The Final Day: Romney, Rubio, and the Rambling Man
Mitt Romney’s general agenda has been revealed. In a speech delivered well and composed entirely of fluff and lies, Romney pledged to create 12 million new jobs, though over what time period he didn’t say: four years? eight years? He will do this via: energy independence; education reform; free trade; deficit reduction; tax cuts; and repealing Obamacare. He actually said “repealing and replacing Obamacare”, though again with what I have no idea. He also promised to “preserve a military that is so strong, no nation would ever dare to test it”, which doesn’t made a lick of sense given he wishes to reduce the national debt.
If there was one line which sums Romney up, it is this: “As President, I will honor the institution of marriage.” When running for office in Massachusetts in 1994, Romney promised to be better on the issue of gay rights than Ted Kennedy. Now, in 2012, running as the head of a party bigoted on this issue, he is pledging to pass a federal marriage amendment, proscribing the bond as a purely heterosexual institution.
Marco Rubio actually managed to do what Chris Christie failed to do on Tuesday: endorse Mitt Romney while discussing his own story, a lot. Never mind that Romney’s current spokesman once called Rubio a “wheeling and dealing Miami lobbyist and politician, always trying to scam the system for his personal benefit”. Rubio has a very strong religious identity — ergo, parts of his speech were contemptuous and ahistorical. Case in point: “Our national motto is “In God we Trust,” reminding us that faith in our Creator is the most important American value of all.” If Rubio wishes to be President one day — and clearly he does — then he needs to stop talking like a theologian.
Clint Eastwood looked and sounded like a shambling old man who the Republicans found on the street eating baked beans from an old shoe and stuffed into a suit for primetime. The guy was talking to an empty chair a lot of the time, and what he said didn’t make any sense, principally because he was either advocating Democratic positions or mumbling about student loans. I don’t think he endorsed Mitt Romney either — in fact, he did everything possible not to do so. It was wonderful.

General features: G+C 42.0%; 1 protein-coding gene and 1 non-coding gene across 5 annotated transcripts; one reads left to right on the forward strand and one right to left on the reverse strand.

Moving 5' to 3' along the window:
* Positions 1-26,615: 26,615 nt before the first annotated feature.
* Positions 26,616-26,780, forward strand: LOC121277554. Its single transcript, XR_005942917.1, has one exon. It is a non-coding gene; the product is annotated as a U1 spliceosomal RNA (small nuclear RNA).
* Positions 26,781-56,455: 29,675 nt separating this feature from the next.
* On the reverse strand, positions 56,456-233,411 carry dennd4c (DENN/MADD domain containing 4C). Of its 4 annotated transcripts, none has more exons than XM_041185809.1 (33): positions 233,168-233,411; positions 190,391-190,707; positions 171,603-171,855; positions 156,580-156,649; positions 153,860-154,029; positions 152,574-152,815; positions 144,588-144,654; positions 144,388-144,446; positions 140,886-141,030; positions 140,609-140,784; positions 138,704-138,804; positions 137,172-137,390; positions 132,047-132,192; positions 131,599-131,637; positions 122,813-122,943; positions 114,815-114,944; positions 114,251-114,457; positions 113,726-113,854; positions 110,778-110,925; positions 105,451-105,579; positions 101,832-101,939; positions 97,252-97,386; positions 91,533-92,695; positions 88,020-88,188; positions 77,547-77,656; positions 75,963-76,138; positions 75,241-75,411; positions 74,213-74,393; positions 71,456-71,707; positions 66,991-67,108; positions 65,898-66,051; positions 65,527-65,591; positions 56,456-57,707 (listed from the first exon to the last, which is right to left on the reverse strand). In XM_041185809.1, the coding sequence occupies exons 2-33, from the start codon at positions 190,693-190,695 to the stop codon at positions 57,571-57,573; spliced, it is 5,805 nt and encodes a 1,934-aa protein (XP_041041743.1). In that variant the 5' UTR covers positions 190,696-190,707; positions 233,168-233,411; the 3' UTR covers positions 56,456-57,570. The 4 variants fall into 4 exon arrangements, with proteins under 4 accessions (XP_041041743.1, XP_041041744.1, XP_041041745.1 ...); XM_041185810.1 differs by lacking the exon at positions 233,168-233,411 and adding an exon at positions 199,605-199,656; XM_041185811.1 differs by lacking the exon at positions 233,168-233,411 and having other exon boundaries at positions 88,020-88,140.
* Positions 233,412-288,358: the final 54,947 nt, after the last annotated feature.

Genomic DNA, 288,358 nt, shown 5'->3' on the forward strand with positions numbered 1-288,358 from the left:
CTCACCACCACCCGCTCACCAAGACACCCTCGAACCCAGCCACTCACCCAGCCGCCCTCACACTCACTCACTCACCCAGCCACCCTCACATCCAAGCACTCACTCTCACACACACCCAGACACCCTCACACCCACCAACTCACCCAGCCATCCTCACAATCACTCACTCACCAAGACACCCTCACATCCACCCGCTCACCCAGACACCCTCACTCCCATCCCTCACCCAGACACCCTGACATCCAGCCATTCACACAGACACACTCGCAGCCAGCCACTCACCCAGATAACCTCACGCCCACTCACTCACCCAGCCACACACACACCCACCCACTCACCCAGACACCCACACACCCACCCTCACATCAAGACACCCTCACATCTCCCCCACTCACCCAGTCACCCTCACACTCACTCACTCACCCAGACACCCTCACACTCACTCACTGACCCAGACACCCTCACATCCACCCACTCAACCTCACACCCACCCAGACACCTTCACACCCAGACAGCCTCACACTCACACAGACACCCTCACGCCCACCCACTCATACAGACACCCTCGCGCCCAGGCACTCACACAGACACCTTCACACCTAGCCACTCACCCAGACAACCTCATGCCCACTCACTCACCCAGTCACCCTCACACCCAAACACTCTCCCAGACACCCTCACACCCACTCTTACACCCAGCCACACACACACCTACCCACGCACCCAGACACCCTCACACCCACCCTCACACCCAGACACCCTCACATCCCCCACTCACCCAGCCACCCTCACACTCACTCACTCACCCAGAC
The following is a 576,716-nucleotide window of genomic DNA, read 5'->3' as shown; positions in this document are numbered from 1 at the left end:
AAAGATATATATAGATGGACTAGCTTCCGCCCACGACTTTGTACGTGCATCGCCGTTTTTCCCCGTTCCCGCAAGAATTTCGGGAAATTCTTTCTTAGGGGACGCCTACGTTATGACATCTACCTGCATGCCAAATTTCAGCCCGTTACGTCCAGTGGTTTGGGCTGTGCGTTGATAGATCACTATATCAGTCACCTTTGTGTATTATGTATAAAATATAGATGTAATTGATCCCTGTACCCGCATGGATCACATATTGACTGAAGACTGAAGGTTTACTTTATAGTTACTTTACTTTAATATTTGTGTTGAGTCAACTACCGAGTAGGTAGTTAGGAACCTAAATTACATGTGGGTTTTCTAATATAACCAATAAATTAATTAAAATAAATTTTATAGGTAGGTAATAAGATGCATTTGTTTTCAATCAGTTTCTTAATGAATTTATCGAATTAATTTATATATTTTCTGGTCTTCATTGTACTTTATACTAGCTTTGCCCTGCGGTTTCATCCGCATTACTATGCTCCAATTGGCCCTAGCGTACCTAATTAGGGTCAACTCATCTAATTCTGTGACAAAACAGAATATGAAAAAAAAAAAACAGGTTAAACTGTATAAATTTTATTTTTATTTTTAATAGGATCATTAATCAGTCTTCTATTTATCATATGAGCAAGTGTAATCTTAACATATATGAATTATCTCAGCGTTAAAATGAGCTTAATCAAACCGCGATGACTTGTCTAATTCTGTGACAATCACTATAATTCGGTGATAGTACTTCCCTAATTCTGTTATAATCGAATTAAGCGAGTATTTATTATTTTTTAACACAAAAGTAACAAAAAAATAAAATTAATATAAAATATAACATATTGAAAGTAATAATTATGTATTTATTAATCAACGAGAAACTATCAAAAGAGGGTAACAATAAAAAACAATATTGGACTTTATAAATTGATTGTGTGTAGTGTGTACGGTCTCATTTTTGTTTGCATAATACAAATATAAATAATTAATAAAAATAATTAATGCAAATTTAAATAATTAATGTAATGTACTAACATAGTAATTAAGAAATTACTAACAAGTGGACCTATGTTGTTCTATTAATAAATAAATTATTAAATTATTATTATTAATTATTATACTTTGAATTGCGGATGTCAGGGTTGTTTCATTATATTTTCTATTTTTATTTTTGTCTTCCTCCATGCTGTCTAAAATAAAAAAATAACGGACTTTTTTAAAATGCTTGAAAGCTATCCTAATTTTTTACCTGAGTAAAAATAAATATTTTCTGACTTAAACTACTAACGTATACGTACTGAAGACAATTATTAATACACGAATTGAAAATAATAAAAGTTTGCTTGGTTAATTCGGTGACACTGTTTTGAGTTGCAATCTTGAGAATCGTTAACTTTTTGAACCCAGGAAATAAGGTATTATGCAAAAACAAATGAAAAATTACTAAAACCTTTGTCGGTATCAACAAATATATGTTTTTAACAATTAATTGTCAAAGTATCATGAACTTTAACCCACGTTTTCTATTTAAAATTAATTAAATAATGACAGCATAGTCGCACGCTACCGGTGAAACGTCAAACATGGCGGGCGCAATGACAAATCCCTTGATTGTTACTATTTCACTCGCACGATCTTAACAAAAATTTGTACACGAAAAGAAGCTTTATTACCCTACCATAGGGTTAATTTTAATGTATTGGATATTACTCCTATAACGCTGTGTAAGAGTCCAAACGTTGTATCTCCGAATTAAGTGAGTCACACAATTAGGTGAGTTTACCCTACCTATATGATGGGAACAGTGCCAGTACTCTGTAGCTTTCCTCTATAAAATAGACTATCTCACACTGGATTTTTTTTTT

I was glad that Jeb Bush raised the question of education reform. The American education system has been unsatisfactory for the public at-large for decades, and as Bush said, the failure to give every child in America an equal opportunity is “the great moral and economic issue of our time”. But when Bush proposes “school choice” as one of the solutions, we must be extremely careful. Giving parents a choice, on the right at least, is code for instituting a school voucher programme, handing education over the private sector, resulting in the undermining of state education. The aim should be to improve public schools, not gut them.
Newt and Callista Gingrich gave one of the most boring and downright queer speeches ever addressed to a national convention. Even though for Newt, lying is akin to a past-time, he is normally at least an engaging and free-flowing speaker on the stage, on the stump, and in debates. But for their tribute to President Reagan and Gov. Romney, he and Callista read from a prepared text, alternating paragraphs as if they were, to steal Chris Hayes’ joke, presenting an Oscar for Best Departed President.